By: Mitchell Roush
A couple of weeks ago I got an iPhone 4s (I know I’m about 14 months late to the party, whatever), thus upgrading from my smart-phone-want-to-be that had been on its last leg since October. Among all the bells-and-whistles that come with the iconic apple product, so far the most entertaining pass-time has been finally having my own personal Siri. For my fellow members of the iPhone cult, you know exactly what I’m talking about. Finally, Google has a voice! Figuring things out is even more convenient than it was before! Naturally, this got me thinking. I posed this question to myself:
To what lengths will I go to make my life more “convenient”?
Safe to say as a society, we’ve never been surrounded or distracted by more noise from the world than now. The irony is that no other generations have been so enamored with multitudes of “time-wasters” at their finger tips than my generation and the ones behind me. Result: We’ve become more bored and complacent than any generation before us. Perhaps the key isn’t desperately desiring entertainment at all moments of the day–but rather devoting oneself to regular time of UN-plugging and substantial, real human interaction.
I’m not highlighting this just to climb on a soap-box. My hope is by illuminating these tendencies we’ll feel compelled to come back to the heart of the matter: We are meant for more. If church is going to make her potential a reality, we must change the paradigm of which we view the world. This is a great place to start,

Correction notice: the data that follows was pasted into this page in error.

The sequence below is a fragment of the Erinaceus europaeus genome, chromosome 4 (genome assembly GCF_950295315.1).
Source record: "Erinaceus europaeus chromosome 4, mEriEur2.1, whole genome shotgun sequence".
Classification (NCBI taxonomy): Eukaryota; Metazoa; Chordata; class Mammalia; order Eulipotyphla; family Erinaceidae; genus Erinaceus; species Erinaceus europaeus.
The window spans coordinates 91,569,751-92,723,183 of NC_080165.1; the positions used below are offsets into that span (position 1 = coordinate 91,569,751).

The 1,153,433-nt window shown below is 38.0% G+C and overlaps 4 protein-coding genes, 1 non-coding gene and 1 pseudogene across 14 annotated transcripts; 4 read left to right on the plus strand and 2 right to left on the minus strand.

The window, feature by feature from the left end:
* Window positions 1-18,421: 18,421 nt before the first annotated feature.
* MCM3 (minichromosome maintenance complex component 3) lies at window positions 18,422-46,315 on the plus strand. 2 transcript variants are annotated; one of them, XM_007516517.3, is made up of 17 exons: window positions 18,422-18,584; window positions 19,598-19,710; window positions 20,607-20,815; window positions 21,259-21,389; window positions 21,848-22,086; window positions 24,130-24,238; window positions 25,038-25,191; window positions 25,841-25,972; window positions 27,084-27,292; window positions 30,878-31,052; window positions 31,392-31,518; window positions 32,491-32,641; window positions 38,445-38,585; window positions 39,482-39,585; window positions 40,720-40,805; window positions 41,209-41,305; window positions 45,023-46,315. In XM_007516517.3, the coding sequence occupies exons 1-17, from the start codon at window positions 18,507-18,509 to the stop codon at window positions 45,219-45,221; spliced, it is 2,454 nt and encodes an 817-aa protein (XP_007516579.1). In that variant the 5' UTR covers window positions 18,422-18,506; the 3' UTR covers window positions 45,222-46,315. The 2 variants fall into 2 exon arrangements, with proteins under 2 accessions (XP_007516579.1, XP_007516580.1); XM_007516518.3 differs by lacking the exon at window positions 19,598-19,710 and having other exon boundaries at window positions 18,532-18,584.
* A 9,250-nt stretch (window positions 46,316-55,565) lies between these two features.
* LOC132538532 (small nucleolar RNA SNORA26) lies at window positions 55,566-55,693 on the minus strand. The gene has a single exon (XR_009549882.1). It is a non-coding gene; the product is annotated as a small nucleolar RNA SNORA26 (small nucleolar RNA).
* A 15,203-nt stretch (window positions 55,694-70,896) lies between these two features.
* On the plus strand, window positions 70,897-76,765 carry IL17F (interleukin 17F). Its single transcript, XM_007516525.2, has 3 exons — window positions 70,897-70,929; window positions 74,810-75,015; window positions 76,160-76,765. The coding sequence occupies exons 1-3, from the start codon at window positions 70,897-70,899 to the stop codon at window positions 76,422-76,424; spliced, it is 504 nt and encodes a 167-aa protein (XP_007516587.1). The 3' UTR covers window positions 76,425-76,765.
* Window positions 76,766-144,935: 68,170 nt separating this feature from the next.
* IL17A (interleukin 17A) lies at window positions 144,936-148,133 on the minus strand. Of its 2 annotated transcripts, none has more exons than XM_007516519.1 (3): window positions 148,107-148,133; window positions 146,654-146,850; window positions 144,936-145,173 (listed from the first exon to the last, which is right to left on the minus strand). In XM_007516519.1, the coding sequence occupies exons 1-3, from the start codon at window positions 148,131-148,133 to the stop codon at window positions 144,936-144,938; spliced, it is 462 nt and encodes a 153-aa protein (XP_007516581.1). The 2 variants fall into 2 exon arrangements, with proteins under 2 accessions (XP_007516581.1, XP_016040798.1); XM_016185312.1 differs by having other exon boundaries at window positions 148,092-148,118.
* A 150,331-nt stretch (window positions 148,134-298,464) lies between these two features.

“Blessed are the poor in spirit,
for theirs is the kingdom of heaven.
Blessed are those who mourn,
for they will be comforted.
Blessed are the meek,
for they will inherit the earth.
Blessed are those who hunger and thirst for righteousness,
for they will be filled.
Blessed are the merciful,
for they will be shown mercy.
Blessed are the pure in heart,
for they will see God.
Blessed are the peacemakers,
for they will be called children of God.
Blessed are those who are persecuted because of righteousness,
for theirs is the kingdom of heaven…” (Matthew 5 : 3 – 10, NIV)
At the end of the day, God’s not going to ask about your “Religious Views” on your Facebook page.
He won’t ask you how many times your quote of John 3:16 got Re-Tweeted.
Siri won’t be able to simplify your faith.
We must be ready to live out this simple truth: It’s not about me—it’s about us. If the church is going to take that on as her mission, we must be ready for the Holy Spirit to interrupt our convenience and call us to better things.